Monday, March 26, 2018

Assorted Macro Musings

Some assorted macro musings:

New NGDP Paper
My colleague Scott Sumner and Ethan Roberts have a new primer on NGDPLT. It is a very accessible introduction to the topic, but one that also gets into NGDPLT futures targeting. Check it out.

JEC Report on the Slow Recovery
The Joint Economic Committee of Congress has a new report where, among other things, it lays out a monetary explanation for the slow recovery.  A key excerpt on why QE did not create a robust recovery (page 61):
The Fed was clear from the outset that it would undo its LSAPs eventually (i.e., remove from circulation the money it created in the future). The temporary nature of the policy discouraged banks from issuing more long-term loans. Alternatively, as economist Tim Duy pointed out during the inception of the Fed’s first LSAP program: 
"Pay close attention to Bernanke’s insistence that the Fed’s liquidity programs are        intended to be unwound. If policymakers truly intend a policy of quantitative easing to boost inflation expectations, these are exactly the wrong words to say. Any successful policy of quantitative easing would depend upon a credible commitment to a permanent increase in the money supply. Bernanke is making the opposite commitment—a commitment to contract the money supply in the future.
Sumner (2010), Beckworth (2017), and Krugman (2018) observe similar issues. .
Obviously, I liked this part, but the entire report is good so take a look.

Follow Up to My Last Post
Since we are on the topic, I wanted to follow up on my last post. There I piggybacked off a recent Paul Krugman paper to note that the Fed's QE program could not generate significant nominal demand or inflation because the monetary base injections were not conditionally permanent. As a result, the Fed's QE programs became subject to the "irrelevance results" of Krugman (1998) and Eggertson and Woodford (2003). This is a widely understood point, but one that often gets overlooked.

To be clear, this understanding does not mean the QE programs had no effect. The consensus view is that the LSAPs did have some effect, lowering 10-year treasury yields somewhere around 100 basis points in total (though even this understanding is being challenged). And yes, we did not repeat the Great Depression. But again, we also did not have a robust recovery in nominal demand growth and that is a policy choice. So it seems QE was limited in what it could do.

With that said, I want to acknowledge there is a way QE could really pack a punch. And that is to make the LSAPs so large that they endanger the Fed's balance sheet via interest rate risk.  Imagine, for example, that the Fed had expanded its balance sheet 1000 times its pre-2008 size versus its almost 4 times increase that actually occurred. 

This is extreme but makes a point. If the Fed’s balance sheet were in fact 1000 times larger it could easily be set up to take a loss on its asset holdings. That is, since QE causes the Fed to hold longer-term securities on its balance sheet, the Fed in this scenario would be a lot more susceptible to interest rate risk. This is the risk where the price of a bond moves inversely with interest rates. The longer the bond, the more the bond’s value will swing in response to changes interest rates.  If rates were to go up, bond prices would fall and this would decimate the asset side of the Fed’s balance sheet. Meanwhile, the liability side of the Fed’s balance sheet (bank reserves and currency) would not have changed. So there would be fewer assets for the Fed to manage the monetary base. That means the Fed could not reign in the monetary base if inflation expectations started taking off, which they probably would in this extreme scenario.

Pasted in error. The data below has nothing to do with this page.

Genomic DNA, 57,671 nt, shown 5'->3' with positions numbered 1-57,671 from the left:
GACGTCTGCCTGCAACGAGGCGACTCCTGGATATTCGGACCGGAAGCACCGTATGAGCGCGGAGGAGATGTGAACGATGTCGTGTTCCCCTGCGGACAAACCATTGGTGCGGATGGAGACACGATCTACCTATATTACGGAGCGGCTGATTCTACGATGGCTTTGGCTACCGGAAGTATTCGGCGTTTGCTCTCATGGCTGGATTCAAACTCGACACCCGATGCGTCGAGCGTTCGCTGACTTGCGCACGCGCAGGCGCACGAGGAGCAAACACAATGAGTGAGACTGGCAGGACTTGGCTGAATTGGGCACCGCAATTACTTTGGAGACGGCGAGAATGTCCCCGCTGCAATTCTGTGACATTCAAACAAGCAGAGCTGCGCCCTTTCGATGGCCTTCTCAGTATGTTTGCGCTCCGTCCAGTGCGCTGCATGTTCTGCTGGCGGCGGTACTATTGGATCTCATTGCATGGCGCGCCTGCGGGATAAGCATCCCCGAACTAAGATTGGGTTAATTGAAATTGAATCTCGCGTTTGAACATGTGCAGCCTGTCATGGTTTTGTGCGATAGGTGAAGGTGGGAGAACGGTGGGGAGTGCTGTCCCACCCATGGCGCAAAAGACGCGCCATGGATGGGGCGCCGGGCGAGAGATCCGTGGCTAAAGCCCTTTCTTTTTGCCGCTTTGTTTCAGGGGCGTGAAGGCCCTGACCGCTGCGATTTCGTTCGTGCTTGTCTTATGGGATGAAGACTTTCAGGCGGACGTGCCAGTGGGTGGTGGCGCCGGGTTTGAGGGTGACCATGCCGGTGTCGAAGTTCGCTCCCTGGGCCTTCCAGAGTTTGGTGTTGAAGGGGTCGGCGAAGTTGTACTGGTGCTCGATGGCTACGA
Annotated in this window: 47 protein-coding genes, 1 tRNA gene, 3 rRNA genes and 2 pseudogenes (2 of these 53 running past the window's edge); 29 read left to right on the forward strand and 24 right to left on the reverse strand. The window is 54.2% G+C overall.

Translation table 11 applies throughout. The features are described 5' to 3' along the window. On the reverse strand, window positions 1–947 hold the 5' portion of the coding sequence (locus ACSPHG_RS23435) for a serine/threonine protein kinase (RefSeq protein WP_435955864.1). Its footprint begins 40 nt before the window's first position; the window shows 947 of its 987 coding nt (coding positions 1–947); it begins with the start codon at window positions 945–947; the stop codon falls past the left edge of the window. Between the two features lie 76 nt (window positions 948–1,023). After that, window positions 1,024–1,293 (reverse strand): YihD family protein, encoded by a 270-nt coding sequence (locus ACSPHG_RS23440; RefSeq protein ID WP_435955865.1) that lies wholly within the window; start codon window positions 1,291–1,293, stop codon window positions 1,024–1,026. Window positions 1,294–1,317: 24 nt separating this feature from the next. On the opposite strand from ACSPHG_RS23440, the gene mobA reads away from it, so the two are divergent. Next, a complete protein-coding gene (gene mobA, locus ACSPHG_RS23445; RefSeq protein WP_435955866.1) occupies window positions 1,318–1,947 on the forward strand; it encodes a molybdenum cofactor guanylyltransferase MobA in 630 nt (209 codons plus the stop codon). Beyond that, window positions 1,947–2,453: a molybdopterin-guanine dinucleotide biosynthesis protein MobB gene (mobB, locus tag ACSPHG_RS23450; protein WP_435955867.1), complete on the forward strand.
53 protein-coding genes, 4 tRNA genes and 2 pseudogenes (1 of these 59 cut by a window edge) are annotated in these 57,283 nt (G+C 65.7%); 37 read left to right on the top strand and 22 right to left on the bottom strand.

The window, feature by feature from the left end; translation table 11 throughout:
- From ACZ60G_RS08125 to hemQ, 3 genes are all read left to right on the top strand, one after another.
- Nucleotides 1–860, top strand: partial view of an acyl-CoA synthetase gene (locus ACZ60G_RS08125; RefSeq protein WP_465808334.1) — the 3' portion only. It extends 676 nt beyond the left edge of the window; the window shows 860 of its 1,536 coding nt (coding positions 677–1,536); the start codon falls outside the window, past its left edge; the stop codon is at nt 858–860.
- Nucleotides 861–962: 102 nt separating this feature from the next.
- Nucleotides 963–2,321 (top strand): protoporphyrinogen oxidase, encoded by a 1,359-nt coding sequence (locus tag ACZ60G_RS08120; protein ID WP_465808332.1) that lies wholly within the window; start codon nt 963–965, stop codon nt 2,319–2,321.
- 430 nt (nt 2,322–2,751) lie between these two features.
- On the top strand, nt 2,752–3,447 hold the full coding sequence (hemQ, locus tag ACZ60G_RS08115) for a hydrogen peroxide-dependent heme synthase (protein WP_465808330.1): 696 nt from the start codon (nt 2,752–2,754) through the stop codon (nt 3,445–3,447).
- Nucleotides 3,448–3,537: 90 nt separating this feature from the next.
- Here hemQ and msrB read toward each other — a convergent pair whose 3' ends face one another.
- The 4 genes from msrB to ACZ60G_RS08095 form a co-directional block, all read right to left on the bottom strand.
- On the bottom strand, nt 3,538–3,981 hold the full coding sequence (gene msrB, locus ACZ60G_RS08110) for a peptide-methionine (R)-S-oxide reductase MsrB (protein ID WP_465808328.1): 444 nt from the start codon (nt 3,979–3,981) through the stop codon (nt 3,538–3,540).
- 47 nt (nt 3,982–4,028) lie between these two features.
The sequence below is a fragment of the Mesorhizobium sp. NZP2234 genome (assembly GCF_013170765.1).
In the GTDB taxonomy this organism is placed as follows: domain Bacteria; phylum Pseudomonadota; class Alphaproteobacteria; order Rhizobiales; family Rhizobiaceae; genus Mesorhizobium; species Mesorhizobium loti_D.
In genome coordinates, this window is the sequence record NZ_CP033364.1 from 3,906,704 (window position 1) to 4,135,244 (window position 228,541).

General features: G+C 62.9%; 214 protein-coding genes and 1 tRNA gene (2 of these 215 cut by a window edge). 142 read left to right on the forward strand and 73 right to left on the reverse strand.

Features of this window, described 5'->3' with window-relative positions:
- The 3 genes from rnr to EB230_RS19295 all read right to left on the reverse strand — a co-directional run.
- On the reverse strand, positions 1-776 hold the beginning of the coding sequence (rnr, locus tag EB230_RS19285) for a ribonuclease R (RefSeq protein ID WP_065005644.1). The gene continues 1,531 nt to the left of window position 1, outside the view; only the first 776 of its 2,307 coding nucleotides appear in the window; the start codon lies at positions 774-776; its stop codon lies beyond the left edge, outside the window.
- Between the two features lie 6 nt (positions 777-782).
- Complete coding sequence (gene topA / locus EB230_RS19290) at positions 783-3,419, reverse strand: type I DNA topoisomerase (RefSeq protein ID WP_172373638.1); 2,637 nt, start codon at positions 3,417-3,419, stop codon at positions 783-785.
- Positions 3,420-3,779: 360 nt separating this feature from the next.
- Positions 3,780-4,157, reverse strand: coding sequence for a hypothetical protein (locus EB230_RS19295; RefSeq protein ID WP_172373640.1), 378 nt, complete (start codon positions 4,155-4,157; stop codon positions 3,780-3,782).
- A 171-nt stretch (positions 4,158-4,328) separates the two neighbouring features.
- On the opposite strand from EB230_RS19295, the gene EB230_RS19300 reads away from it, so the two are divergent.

Also, with a 1000-fold increase in asset holdings, it is unlikely the Fed's expected future seigniorage would be enough to cover the hole in the balance sheet. Without sufficient seigniorage, it could not simply pay more IOER since that would be increasing its liabilities and further expanding the hole in its balance sheet.

Now this balance sheet hole could be plugged by the Treasury Department bailing out the Fed. But since the Fed’s balance sheet is 1000x bigger in this scenario it is unlikely the Treasury could muster up enough resources to bailout the Fed without further debt monetization too. In short, the hole in the Fed's balance sheet would be so large the monetary base injection would be seen as permanent. As a result, QE would generate rapid nominal demand growth and roaring inflation in this scenario. 

This is obviously undesirable and an extreme scenario to show that QE could, in theory, pack a nominal demand punch. But it would be so costly and inefficient that it should give us pause about using LSAPs. If QE requires extremes like the above scenario to generate robust nominal demand growth, maybe it is best we look elsewhere for help. NGDPLT targeting, in my view, is the answer.

Ed Nelson Podcast
This week on the show is Ed Nelson. We had a great time talking monetary economics, Milton Friedman's legacy, and the conduct of monetary policy. Take a listen.

1 comment:

  1. Ok.
    Let us say then that a central bank hints it might sell off its balance sheet (acquired during recessions) but never does.

    Do we end up with a national government that has effectively monetized its debt without an inflationary consequence?